Later, at another hospital, she pleaded with me over and over to "go home."

"You have to stay here until you get well, Mom," I said, "then you can go back to your home."

The next time I visited, I mentioned that she's probably be released the next day.

"Oh, no," she said.  "I like it here.  People are very nice to me.  I'm not going back to that other place," and she crossed her arms in defiance.

When the end finally came, it came with all the bells and whistles that Alzheimer's likes to bring.  Mom had stopped speaking for the last few weeks, except to mumble a word or two that we could not understand.  She was thin and frail and seemed so helpless.  Until I saw the caregivers try to put a small assistive device on her lap to keep her from falling out of her wheelchair.

First, she slunk down and tried to squeeze her tiny body out through the bottom of the chair.

"Oh, she's trying to escape," the caregivers smiled cheerfully.  "She does this a lot."

Then, as they gently tried to hoist her up, the woman who hadn't spoken in weeks, suddenly yelled out angrily: "NO! "I DON'T LIKE THAT!!"

Just in case we had any doubts.

At the end, she fought for hours past the time nurses thought she would last.  The day before she died, the kind hospice nurse said:  "If this were anyone else, I'd say she'll be gone in an hour or two.  But, since this is your mother, I'd say she could go on like this for a long time."

Thankfully, she passed away the next day.  She loved autumn and the changing colors of the trees, more than almost anything.  Born in September, and dying one morning in October;  there was something lovely, and very fitting, about the timing of her passing.

Alzheimer's Disease is not a kind master.  Patients go through a string of indignities, and they say and do things they would never dream of.  It often takes them past the brink of sanity and squeezes the last bits of life out of them.

But, is there really any "good" way to for death to come?  Can we  ever be fully ready for something we don't understand?  Something that is so different for each one of us?

No, the victory does not come here.  The victory comes on the other side.  

That was the one thing she always did have figured out.

And so do I.

Thursday, October 24, 2013

October Days

These are some of the most beautiful days of the year in the town where I live. Temperatures slip-sliding around in the 70's. Leaves of every color imaginable decorating the trees.  When I was a kid, we used to call this the Indian Summer--probably all kinds of violations of politically correctness in that name now.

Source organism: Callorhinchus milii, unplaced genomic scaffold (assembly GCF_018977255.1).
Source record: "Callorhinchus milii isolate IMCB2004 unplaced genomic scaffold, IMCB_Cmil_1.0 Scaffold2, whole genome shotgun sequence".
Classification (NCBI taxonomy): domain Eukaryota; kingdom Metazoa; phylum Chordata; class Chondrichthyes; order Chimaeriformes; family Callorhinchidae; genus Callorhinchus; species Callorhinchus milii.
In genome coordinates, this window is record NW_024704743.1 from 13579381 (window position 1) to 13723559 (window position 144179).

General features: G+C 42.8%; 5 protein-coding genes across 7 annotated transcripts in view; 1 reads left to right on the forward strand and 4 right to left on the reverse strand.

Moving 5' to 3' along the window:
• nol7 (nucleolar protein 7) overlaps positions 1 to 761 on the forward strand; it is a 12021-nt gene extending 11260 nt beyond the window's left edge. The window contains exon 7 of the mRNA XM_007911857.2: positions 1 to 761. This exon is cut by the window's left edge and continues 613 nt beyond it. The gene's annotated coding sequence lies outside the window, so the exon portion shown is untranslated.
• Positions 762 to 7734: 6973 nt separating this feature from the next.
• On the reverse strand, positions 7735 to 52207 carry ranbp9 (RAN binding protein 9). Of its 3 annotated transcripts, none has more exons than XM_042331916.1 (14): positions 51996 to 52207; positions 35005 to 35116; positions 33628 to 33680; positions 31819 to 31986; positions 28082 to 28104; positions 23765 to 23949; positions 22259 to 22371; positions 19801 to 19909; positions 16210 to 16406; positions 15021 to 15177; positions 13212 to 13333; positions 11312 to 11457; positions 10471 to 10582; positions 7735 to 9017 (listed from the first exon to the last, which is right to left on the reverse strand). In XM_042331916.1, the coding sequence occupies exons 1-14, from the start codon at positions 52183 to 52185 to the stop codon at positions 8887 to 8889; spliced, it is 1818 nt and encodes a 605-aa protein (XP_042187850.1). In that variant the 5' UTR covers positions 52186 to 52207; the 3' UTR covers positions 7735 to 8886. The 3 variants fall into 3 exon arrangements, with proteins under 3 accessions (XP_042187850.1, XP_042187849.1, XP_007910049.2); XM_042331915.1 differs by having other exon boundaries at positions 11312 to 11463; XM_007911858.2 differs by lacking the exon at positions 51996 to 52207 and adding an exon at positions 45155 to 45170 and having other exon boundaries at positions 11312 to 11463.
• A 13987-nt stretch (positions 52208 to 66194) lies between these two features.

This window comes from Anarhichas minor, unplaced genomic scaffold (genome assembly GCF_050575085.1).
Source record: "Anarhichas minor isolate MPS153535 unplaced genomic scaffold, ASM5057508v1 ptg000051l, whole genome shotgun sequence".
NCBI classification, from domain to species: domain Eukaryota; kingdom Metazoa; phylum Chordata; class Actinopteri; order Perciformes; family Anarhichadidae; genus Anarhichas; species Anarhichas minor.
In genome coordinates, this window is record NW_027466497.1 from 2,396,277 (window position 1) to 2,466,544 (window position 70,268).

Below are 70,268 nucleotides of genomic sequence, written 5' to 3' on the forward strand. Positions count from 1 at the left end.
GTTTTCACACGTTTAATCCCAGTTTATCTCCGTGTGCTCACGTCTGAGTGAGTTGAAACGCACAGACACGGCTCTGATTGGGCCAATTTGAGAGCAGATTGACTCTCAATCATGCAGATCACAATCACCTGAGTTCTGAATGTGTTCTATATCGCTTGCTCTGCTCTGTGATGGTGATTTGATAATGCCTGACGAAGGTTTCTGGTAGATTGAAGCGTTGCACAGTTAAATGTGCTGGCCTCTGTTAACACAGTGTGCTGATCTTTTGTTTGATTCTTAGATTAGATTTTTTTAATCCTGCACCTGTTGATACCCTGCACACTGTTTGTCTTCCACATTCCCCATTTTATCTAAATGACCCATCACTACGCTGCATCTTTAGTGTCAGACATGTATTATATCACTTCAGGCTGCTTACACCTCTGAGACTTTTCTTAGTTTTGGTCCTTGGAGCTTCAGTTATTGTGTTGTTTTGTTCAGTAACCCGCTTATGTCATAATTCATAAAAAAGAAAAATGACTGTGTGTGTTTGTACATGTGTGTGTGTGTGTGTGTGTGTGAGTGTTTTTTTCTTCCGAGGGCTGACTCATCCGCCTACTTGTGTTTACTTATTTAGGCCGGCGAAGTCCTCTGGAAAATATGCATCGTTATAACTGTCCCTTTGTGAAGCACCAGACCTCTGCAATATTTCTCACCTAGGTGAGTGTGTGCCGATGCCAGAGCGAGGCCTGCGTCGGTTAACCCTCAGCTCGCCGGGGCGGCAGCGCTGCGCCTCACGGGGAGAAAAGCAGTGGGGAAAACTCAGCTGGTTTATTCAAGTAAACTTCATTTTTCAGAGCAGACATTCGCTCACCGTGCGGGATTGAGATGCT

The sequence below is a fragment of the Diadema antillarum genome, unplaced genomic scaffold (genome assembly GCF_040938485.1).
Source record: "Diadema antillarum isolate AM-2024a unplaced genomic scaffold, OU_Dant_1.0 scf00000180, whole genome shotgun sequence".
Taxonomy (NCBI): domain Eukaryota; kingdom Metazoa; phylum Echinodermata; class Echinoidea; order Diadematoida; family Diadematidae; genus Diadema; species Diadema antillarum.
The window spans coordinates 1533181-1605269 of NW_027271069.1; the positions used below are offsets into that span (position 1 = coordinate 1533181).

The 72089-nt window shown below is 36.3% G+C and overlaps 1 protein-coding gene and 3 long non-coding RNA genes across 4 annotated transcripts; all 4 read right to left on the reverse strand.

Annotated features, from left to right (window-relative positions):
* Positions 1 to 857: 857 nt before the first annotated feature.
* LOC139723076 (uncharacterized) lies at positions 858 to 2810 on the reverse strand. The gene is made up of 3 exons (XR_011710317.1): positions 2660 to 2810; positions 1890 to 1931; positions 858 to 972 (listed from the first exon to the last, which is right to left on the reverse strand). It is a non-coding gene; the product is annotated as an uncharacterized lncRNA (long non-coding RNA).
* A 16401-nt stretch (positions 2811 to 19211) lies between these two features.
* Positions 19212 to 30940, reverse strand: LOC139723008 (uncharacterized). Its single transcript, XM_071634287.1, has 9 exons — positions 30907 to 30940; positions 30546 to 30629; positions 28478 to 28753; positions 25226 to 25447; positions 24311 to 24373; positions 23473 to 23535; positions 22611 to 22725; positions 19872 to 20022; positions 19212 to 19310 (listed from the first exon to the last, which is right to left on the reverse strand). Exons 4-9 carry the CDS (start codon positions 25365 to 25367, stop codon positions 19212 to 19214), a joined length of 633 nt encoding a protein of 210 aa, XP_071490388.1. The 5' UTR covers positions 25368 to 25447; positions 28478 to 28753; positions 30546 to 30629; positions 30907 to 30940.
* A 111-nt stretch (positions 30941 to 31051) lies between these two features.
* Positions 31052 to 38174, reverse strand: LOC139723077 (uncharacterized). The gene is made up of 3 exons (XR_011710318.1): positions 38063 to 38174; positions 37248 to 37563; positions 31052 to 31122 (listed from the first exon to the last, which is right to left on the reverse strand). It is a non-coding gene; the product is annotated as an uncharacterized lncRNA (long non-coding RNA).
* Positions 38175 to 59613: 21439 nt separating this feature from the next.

So, it amazes me that these idyllic, golden days should be colored by sadness everywhere I turn.  

My mother is lying in her bed, hanging to her life by the the thinnest of all threads.  She doesn't speak, she doesn't eat, she just looks straight ahead. Autumn is her favorite time of year.  Today, I am going to open her window blinds in hopes she'll see the big yellow-leaved oak that is outside her window. It's very warm--she won't need to harbor her perpetual worry about getting a chill.

A few blocks away, a friend and her husband mourn the loss of their two beautiful daughters. They were taken from them Sunday night, during what should have been the most benign of all childhood pleasures:  playing in front of their home in a pile of October leaves.  The driver that accidentally killed them was another child. An 18-year old involved in her own right of passage.  Driving over a huge pile of leaves stacked on the curb of the street.  

She did nothing intentional, nothing illegal.  Just a little Autumn fun. The way kids jump in puddles after the rain.  How was she to know there were two little girls playing underneath?

Back home in California, my dear sister and her school are mourning the loss of one of their precious students. He took his own life this week.  In the midst of a community of young people bubbling with excitement and fresh life, there is a deep sadness.

"Where is your God now?" they taunted Job. 

"Why don't you just curse God and die?" his  wife yelled at him.

I choose to answer as Job did:  My God is in his heaven---even when all is not right with the world.  

Our golden days of Autumn aren't a spark of the brilliance that waits in Eternity for those who have chosen to walk with Him.  

I believe God laughs as he prepares to receive a tiny firecracker of a woman that He has waited many, many years for.  

I believe He opens both of His arms wide as He sees two beautiful little princesses in pink, dancing into his presence.  Twirling and jumping and they make their way towards His throne. 

I believe His eyes are filled with sadness as the tired young boy approaches him.  Yet, He smiles and reaches out to him. Here  is one more whose thoughts will never again torture him as he moves through the door, to live forever in the Light.
We haven't seen, we haven't heard, we can't imagine. 

As my heart, and the hearts of so many of my friends scream out  in turmoil, He whispers to us in a voice that is almost inaudible:

In this World you shall have tribulation---but, be of good cheer, for I have overcome the World.